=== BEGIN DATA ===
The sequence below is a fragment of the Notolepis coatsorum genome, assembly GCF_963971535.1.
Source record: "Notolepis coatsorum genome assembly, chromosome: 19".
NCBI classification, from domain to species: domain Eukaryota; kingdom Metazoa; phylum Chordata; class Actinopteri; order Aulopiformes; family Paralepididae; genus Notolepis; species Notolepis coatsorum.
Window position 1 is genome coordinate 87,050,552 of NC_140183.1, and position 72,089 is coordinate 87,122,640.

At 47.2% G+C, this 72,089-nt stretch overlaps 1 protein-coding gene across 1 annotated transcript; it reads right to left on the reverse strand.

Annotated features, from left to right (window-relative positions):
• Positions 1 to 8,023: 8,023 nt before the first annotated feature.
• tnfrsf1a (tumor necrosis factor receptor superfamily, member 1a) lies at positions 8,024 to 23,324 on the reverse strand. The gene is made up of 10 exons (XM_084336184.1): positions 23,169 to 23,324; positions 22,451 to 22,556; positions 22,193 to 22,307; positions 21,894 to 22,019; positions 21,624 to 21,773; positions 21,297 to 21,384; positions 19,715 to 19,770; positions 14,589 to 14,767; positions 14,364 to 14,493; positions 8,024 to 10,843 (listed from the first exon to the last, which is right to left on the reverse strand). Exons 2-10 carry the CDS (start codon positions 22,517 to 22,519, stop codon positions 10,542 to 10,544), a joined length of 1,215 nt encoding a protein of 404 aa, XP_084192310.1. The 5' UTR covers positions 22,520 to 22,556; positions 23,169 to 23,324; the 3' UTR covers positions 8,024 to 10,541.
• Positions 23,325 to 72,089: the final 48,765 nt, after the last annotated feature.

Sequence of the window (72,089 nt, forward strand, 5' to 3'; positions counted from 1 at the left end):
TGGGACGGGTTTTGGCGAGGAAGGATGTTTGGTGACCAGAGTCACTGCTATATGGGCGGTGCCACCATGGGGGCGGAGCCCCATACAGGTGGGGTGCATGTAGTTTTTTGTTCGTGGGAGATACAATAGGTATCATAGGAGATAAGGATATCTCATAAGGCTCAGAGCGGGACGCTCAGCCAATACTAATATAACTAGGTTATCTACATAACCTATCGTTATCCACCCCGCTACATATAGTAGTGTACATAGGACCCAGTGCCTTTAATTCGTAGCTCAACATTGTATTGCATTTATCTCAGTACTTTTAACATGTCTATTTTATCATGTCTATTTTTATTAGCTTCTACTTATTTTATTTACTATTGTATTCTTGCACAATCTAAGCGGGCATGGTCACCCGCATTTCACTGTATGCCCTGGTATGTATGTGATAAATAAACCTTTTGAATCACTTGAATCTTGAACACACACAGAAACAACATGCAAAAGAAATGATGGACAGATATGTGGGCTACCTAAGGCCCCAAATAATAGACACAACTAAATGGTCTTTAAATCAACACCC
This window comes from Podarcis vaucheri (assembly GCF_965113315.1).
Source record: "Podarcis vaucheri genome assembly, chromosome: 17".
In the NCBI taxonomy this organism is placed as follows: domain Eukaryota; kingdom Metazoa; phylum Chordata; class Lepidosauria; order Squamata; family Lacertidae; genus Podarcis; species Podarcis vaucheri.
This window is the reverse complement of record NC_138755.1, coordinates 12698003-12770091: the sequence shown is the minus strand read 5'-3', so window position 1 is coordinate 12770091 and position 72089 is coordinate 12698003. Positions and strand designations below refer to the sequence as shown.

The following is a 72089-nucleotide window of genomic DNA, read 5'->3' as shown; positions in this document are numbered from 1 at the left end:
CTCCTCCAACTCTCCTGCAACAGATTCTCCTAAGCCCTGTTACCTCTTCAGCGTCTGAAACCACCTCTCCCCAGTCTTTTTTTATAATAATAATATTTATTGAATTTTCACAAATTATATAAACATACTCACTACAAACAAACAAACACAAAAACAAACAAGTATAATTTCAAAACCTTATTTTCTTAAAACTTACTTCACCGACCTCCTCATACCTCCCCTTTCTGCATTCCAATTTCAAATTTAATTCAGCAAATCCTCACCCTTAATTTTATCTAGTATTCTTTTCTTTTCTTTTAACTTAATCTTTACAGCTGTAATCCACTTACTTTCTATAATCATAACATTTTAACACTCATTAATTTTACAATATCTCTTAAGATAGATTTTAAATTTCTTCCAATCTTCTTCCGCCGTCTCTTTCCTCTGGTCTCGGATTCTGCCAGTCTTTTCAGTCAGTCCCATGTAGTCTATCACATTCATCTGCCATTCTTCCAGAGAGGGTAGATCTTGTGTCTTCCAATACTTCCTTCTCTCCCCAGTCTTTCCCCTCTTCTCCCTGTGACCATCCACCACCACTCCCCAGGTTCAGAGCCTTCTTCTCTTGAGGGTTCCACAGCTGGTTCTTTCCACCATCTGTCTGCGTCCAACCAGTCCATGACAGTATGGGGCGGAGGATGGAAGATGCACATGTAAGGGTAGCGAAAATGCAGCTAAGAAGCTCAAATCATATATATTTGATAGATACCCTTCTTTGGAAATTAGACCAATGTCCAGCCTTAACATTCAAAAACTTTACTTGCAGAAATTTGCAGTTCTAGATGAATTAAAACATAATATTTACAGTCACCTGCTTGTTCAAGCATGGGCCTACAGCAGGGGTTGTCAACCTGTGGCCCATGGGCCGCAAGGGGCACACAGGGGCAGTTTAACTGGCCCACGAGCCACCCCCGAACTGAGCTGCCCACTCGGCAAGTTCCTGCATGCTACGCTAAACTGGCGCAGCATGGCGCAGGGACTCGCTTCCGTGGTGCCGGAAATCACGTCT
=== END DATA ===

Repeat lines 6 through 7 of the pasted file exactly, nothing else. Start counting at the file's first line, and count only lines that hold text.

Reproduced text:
Annotated features, from left to right (window-relative positions):
• Positions 1 to 8,023: 8,023 nt before the first annotated feature.